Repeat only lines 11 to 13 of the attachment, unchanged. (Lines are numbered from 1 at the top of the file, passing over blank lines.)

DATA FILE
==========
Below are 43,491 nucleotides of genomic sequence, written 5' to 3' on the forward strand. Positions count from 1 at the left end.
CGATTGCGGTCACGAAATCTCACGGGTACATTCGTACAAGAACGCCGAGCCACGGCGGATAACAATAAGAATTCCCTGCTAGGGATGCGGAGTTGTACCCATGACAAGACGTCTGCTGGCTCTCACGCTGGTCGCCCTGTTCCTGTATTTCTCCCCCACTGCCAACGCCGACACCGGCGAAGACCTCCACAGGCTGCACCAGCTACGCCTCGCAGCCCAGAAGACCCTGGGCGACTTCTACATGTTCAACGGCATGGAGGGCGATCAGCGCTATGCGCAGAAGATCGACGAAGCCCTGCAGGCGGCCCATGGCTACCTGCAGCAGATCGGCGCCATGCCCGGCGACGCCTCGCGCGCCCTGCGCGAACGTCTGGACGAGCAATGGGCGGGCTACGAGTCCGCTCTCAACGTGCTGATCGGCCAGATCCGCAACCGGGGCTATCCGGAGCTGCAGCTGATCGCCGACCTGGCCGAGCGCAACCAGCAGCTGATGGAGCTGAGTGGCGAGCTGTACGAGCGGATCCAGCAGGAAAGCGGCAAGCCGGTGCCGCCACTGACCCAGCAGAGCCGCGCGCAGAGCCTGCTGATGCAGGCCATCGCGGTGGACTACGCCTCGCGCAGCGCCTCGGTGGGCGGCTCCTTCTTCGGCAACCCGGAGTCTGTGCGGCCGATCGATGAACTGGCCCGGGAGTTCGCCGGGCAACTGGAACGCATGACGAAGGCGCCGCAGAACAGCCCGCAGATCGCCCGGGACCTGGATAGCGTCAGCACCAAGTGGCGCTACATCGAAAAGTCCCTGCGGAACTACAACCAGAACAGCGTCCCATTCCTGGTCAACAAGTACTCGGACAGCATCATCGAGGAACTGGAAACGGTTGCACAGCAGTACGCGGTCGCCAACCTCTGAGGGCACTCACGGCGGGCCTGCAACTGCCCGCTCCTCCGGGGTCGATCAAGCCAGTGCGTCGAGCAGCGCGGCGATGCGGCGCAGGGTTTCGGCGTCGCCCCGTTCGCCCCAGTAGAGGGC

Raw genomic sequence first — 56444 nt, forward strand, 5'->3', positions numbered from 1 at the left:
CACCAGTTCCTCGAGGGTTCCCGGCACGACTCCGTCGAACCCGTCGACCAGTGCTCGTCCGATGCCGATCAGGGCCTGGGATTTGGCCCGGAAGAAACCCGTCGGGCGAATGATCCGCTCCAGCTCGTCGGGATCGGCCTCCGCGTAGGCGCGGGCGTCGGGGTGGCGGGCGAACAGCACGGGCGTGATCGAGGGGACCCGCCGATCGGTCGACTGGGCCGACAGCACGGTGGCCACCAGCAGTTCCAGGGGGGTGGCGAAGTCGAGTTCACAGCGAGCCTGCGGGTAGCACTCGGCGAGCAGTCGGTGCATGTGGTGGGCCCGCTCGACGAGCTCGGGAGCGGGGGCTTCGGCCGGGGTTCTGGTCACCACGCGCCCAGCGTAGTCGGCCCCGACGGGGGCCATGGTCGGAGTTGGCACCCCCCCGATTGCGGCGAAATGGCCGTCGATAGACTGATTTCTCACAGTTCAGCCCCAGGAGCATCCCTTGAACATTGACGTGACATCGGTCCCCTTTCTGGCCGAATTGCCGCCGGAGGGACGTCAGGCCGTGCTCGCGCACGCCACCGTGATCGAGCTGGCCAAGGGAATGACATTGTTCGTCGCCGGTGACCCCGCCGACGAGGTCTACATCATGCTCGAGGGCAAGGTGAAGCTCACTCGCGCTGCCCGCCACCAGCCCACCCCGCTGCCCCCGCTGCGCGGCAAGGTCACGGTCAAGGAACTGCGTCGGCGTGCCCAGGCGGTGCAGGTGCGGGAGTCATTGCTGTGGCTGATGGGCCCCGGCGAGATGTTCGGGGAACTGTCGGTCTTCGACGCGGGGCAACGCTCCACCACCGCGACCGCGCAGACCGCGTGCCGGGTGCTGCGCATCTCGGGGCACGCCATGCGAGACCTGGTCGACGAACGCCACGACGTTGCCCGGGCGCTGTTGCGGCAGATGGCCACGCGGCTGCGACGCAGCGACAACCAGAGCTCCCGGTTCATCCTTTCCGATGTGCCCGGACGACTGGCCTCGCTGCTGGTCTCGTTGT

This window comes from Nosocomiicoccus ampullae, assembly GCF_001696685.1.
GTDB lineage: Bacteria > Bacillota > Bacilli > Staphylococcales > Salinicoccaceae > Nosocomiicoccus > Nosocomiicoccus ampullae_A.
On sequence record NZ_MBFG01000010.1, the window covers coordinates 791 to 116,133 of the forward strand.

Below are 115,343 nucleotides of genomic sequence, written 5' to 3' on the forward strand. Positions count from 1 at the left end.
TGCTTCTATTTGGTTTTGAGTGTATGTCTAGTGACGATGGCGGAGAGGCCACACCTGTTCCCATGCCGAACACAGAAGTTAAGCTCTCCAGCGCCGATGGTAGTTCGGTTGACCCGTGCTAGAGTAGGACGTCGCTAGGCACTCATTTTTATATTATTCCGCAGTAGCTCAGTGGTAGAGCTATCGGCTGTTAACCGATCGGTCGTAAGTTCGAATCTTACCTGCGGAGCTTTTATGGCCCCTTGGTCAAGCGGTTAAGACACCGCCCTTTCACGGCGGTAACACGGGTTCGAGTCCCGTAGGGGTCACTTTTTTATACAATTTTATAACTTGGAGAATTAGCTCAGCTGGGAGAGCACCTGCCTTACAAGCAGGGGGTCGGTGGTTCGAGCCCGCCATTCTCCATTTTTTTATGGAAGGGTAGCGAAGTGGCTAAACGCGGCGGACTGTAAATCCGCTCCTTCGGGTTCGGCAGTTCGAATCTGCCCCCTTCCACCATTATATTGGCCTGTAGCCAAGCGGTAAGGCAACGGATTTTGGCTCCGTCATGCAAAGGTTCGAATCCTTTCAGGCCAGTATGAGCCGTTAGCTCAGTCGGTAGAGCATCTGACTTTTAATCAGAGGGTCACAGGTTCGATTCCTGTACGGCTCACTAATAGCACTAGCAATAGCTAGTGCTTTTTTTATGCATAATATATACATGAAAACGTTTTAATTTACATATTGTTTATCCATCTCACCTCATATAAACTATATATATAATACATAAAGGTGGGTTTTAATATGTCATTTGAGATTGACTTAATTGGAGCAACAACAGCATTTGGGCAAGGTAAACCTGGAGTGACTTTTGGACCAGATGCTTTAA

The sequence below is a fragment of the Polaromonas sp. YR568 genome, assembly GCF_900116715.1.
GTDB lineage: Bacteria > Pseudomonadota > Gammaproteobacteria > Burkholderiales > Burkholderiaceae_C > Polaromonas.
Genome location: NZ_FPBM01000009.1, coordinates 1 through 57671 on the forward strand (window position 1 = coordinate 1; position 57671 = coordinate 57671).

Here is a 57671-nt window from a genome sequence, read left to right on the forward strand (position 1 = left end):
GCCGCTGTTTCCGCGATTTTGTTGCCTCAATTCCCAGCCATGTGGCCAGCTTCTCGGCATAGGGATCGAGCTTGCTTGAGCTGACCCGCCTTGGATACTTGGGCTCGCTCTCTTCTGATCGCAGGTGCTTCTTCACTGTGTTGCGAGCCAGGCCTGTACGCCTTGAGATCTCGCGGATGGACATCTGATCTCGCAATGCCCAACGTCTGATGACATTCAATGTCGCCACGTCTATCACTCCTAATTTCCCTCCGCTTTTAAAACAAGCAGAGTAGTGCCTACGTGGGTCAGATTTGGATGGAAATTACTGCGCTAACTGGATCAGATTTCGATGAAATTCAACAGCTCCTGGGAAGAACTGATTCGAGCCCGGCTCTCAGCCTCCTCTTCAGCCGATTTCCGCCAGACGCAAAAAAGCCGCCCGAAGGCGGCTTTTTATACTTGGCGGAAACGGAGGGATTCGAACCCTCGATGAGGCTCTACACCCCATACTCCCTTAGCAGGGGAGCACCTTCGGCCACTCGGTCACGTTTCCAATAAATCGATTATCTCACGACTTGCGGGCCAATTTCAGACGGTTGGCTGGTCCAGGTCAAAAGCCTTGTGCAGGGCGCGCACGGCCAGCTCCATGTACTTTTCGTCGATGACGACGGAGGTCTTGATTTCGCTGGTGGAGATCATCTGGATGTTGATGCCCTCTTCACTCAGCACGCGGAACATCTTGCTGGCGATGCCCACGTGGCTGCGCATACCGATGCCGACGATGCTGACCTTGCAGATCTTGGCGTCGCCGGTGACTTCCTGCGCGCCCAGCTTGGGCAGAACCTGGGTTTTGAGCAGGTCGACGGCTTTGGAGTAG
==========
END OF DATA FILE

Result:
GTDB lineage: Bacteria > Pseudomonadota > Gammaproteobacteria > Burkholderiales > Burkholderiaceae_C > Polaromonas.
Genome location: NZ_FPBM01000009.1, coordinates 1 through 57671 on the forward strand (window position 1 = coordinate 1; position 57671 = coordinate 57671).

Here is a 57671-nt window from a genome sequence, read left to right on the forward strand (position 1 = left end):